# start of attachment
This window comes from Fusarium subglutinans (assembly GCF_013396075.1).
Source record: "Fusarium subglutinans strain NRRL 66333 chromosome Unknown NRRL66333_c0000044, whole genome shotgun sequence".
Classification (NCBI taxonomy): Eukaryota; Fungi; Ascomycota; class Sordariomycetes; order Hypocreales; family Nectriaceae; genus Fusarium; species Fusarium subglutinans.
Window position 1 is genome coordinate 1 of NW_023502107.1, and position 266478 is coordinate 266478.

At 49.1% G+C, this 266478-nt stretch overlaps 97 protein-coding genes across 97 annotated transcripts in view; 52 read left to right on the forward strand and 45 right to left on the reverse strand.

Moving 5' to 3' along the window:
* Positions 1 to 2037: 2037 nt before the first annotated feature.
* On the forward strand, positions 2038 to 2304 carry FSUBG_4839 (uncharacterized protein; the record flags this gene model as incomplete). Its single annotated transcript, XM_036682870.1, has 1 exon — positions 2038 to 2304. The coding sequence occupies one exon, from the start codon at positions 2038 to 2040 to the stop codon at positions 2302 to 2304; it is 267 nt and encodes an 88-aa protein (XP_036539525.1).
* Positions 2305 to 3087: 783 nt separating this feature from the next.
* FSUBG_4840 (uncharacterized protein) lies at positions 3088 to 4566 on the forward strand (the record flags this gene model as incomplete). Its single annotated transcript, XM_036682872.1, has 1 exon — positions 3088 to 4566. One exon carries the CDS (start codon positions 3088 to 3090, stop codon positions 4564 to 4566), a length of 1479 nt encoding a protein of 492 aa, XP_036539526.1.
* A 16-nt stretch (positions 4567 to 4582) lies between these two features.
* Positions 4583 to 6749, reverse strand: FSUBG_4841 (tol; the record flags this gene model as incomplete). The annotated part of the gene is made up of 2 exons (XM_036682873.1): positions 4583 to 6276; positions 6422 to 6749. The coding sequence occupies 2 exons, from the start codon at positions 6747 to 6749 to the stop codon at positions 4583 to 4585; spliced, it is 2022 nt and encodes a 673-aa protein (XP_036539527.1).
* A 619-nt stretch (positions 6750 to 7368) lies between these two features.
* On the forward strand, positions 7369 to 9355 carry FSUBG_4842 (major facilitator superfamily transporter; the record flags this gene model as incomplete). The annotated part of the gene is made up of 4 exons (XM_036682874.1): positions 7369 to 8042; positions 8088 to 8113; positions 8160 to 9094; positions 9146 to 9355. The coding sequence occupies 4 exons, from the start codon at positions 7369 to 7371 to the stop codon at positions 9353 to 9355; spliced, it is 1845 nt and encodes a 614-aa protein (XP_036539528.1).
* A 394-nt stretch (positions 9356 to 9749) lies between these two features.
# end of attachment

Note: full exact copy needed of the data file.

This window comes from Fusarium subglutinans (assembly GCF_013396075.1).
Source record: "Fusarium subglutinans strain NRRL 66333 chromosome Unknown NRRL66333_c0000044, whole genome shotgun sequence".
Classification (NCBI taxonomy): Eukaryota; Fungi; Ascomycota; class Sordariomycetes; order Hypocreales; family Nectriaceae; genus Fusarium; species Fusarium subglutinans.
Window position 1 is genome coordinate 1 of NW_023502107.1, and position 266478 is coordinate 266478.

At 49.1% G+C, this 266478-nt stretch overlaps 97 protein-coding genes across 97 annotated transcripts in view; 52 read left to right on the forward strand and 45 right to left on the reverse strand.

Moving 5' to 3' along the window:
* Positions 1 to 2037: 2037 nt before the first annotated feature.
* On the forward strand, positions 2038 to 2304 carry FSUBG_4839 (uncharacterized protein; the record flags this gene model as incomplete). Its single annotated transcript, XM_036682870.1, has 1 exon — positions 2038 to 2304. The coding sequence occupies one exon, from the start codon at positions 2038 to 2040 to the stop codon at positions 2302 to 2304; it is 267 nt and encodes an 88-aa protein (XP_036539525.1).
* Positions 2305 to 3087: 783 nt separating this feature from the next.
* FSUBG_4840 (uncharacterized protein) lies at positions 3088 to 4566 on the forward strand (the record flags this gene model as incomplete). Its single annotated transcript, XM_036682872.1, has 1 exon — positions 3088 to 4566. One exon carries the CDS (start codon positions 3088 to 3090, stop codon positions 4564 to 4566), a length of 1479 nt encoding a protein of 492 aa, XP_036539526.1.
* A 16-nt stretch (positions 4567 to 4582) lies between these two features.
* Positions 4583 to 6749, reverse strand: FSUBG_4841 (tol; the record flags this gene model as incomplete). The annotated part of the gene is made up of 2 exons (XM_036682873.1): positions 4583 to 6276; positions 6422 to 6749. The coding sequence occupies 2 exons, from the start codon at positions 6747 to 6749 to the stop codon at positions 4583 to 4585; spliced, it is 2022 nt and encodes a 673-aa protein (XP_036539527.1).
* A 619-nt stretch (positions 6750 to 7368) lies between these two features.
* On the forward strand, positions 7369 to 9355 carry FSUBG_4842 (major facilitator superfamily transporter; the record flags this gene model as incomplete). The annotated part of the gene is made up of 4 exons (XM_036682874.1): positions 7369 to 8042; positions 8088 to 8113; positions 8160 to 9094; positions 9146 to 9355. The coding sequence occupies 4 exons, from the start codon at positions 7369 to 7371 to the stop codon at positions 9353 to 9355; spliced, it is 1845 nt and encodes a 614-aa protein (XP_036539528.1).
* A 394-nt stretch (positions 9356 to 9749) lies between these two features.